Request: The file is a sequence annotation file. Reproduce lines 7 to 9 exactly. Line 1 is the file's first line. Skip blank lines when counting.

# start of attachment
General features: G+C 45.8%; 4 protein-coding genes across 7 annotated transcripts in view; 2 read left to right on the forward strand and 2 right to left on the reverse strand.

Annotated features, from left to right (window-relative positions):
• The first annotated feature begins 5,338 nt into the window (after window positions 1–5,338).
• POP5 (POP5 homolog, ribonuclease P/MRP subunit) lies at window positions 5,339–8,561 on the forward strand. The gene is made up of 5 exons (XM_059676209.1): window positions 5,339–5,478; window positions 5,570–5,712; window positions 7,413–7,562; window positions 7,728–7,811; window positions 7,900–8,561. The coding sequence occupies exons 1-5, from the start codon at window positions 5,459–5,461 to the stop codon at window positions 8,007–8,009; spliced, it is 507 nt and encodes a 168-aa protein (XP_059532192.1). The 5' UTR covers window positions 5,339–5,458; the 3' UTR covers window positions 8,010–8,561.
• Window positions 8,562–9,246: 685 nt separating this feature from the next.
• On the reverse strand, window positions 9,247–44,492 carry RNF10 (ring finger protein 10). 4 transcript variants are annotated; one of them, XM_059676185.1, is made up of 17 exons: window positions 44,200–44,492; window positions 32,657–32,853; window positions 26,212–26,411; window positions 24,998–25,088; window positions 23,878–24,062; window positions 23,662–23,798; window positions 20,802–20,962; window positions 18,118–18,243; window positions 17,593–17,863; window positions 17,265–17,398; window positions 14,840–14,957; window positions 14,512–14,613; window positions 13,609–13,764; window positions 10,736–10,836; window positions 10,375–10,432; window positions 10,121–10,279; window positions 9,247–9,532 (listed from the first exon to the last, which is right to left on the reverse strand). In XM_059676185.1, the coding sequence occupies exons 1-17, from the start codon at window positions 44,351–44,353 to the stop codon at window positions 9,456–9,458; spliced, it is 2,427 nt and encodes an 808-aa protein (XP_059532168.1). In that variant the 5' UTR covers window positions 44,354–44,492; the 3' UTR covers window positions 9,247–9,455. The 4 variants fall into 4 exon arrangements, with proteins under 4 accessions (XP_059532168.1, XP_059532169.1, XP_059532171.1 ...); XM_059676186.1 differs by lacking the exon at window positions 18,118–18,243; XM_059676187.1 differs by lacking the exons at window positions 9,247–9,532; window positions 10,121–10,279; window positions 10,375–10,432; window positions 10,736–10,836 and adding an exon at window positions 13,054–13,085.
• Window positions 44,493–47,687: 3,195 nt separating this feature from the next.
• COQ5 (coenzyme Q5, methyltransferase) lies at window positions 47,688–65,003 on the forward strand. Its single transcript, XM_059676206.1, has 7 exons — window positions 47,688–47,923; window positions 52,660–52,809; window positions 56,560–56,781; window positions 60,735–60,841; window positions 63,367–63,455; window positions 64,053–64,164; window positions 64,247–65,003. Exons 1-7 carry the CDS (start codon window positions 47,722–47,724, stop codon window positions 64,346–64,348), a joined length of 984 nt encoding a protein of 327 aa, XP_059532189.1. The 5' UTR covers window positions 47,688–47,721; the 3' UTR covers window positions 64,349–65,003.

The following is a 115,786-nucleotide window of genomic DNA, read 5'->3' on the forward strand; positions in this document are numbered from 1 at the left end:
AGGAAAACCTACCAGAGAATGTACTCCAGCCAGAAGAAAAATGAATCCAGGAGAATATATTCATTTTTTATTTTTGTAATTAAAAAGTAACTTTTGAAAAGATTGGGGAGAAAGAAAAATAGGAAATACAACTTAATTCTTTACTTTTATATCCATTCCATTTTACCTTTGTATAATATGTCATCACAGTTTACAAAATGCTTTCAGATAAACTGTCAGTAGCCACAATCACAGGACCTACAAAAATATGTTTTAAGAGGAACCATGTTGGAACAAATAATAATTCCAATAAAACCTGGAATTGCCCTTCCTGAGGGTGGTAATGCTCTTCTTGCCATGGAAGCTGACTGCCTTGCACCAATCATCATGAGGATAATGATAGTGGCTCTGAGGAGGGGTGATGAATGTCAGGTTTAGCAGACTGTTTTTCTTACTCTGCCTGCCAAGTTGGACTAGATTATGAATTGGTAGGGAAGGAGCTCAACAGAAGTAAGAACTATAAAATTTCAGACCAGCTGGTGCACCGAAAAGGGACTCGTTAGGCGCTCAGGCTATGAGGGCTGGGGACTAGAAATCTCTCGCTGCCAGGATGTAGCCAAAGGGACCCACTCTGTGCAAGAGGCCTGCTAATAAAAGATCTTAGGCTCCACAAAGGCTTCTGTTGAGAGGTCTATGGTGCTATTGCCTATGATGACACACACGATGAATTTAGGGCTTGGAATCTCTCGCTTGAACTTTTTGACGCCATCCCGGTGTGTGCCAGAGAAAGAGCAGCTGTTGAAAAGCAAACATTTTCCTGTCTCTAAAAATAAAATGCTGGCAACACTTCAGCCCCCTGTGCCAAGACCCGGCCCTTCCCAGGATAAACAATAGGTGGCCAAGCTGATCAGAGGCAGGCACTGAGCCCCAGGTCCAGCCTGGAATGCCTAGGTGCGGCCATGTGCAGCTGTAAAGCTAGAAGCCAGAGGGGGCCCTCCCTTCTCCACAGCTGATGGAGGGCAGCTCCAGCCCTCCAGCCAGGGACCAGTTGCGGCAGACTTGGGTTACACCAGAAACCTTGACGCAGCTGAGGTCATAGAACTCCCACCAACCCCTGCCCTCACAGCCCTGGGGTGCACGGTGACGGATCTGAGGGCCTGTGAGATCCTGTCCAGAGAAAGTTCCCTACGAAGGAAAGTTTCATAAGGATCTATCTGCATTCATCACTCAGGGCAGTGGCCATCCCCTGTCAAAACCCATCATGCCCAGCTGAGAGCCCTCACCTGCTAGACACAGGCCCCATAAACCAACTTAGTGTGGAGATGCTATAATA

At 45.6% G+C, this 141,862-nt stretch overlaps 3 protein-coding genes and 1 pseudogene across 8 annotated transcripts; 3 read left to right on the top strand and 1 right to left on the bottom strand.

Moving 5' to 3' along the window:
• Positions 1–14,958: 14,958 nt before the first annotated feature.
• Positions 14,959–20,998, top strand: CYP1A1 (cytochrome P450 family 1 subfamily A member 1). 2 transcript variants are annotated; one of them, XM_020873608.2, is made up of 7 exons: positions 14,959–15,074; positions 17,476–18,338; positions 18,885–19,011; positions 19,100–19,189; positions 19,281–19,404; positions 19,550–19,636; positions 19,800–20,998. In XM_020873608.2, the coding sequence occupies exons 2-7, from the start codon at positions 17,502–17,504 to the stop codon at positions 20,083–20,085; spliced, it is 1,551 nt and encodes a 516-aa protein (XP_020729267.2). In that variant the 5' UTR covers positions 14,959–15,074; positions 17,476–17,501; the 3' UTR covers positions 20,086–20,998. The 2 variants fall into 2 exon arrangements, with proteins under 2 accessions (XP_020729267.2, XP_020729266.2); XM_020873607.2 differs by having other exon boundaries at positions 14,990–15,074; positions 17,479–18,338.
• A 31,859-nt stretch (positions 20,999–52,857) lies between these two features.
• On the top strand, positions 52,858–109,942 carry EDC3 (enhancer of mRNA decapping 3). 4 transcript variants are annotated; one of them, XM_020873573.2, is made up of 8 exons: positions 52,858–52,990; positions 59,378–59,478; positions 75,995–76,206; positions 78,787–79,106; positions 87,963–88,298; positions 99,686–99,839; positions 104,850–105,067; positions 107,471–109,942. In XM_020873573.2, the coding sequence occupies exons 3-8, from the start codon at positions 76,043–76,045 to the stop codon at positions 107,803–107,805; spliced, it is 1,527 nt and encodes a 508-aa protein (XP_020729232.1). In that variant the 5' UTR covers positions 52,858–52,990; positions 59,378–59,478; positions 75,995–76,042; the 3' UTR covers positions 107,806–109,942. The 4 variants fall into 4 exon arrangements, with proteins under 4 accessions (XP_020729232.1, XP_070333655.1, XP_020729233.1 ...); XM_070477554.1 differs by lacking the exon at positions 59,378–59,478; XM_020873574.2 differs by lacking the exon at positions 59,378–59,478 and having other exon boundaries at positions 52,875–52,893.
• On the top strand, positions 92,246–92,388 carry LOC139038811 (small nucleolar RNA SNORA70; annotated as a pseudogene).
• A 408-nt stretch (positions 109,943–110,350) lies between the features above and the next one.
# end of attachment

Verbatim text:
• Window positions 44,493–47,687: 3,195 nt separating this feature from the next.
• COQ5 (coenzyme Q5, methyltransferase) lies at window positions 47,688–65,003 on the forward strand. Its single transcript, XM_059676206.1, has 7 exons — window positions 47,688–47,923; window positions 52,660–52,809; window positions 56,560–56,781; window positions 60,735–60,841; window positions 63,367–63,455; window positions 64,053–64,164; window positions 64,247–65,003. Exons 1-7 carry the CDS (start codon window positions 47,722–47,724, stop codon window positions 64,346–64,348), a joined length of 984 nt encoding a protein of 327 aa, XP_059532189.1. The 5' UTR covers window positions 47,688–47,721; the 3' UTR covers window positions 64,349–65,003.

The following is a 115,786-nucleotide window of genomic DNA, read 5'->3' on the forward strand; positions in this document are numbered from 1 at the left end: